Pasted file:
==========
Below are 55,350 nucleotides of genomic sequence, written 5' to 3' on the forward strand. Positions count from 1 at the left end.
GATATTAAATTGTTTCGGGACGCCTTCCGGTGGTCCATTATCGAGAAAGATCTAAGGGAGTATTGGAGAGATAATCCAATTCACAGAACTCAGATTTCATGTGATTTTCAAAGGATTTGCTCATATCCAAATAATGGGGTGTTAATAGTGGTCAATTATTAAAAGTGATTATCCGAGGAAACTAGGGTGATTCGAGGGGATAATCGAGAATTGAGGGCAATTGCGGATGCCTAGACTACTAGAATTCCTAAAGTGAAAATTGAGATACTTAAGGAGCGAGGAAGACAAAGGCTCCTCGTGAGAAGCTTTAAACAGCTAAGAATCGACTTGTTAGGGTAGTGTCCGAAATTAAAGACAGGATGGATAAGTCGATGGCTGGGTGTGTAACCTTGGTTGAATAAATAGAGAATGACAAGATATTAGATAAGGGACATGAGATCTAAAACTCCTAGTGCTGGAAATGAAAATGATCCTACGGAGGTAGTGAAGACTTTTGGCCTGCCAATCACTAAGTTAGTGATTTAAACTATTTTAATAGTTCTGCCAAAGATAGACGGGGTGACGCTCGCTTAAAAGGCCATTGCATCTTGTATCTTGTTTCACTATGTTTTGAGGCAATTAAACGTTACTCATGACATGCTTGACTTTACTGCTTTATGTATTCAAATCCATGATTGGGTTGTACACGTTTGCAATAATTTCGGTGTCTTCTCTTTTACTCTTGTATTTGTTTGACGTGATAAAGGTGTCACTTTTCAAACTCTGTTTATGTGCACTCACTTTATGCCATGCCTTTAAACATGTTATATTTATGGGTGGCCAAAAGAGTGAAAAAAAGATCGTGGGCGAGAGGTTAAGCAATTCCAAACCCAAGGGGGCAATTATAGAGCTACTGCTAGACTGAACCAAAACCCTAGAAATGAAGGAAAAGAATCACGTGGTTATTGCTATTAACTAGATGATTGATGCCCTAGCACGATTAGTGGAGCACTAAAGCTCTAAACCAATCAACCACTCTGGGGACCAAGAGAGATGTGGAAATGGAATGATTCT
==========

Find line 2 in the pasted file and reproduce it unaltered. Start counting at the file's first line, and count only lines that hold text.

GATATTAAATTGTTTCGGGACGCCTTCCGGTGGTCCATTATCGAGAAAGATCTAAGGGAGTATTGGAGAGATAATCCAATTCACAGAACTCAGATTTCATGTGATTTTCAAAGGATTTGCTCATATCCAAATAATGGGGTGTTAATAGTGGTCAATTATTAAAAGTGATTATCCGAGGAAACTAGGGTGATTCGAGGGGATAATCGAGAATTGAGGGCAATTGCGGATGCCTAGACTACTAGAATTCCTAAAGTGAAAATTGAGATACTTAAGGAGCGAGGAAGACAAAGGCTCCTCGTGAGAAGCTTTAAACAGCTAAGAATCGACTTGTTAGGGTAGTGTCCGAAATTAAAGACAGGATGGATAAGTCGATGGCTGGGTGTGTAACCTTGGTTGAATAAATAGAGAATGACAAGATATTAGATAAGGGACATGAGATCTAAAACTCCTAGTGCTGGAAATGAAAATGATCCTACGGAGGTAGTGAAGACTTTTGGCCTGCCAATCACTAAGTTAGTGATTTAAACTATTTTAATAGTTCTGCCAAAGATAGACGGGGTGACGCTCGCTTAAAAGGCCATTGCATCTTGTATCTTGTTTCACTATGTTTTGAGGCAATTAAACGTTACTCATGACATGCTTGACTTTACTGCTTTATGTATTCAAATCCATGATTGGGTTGTACACGTTTGCAATAATTTCGGTGTCTTCTCTTTTACTCTTGTATTTGTTTGACGTGATAAAGGTGTCACTTTTCAAACTCTGTTTATGTGCACTCACTTTATGCCATGCCTTTAAACATGTTATATTTATGGGTGGCCAAAAGAGTGAAAAAAAGATCGTGGGCGAGAGGTTAAGCAATTCCAAACCCAAGGGGGCAATTATAGAGCTACTGCTAGACTGAACCAAAACCCTAGAAATGAAGGAAAAGAATCACGTGGTTATTGCTATTAACTAGATGATTGATGCCCTAGCACGATTAGTGGAGCACTAAAGCTCTAAACCAATCAACCACTCTGGGGACCAAGAGAGATGTGGAAATGGAATGATTCT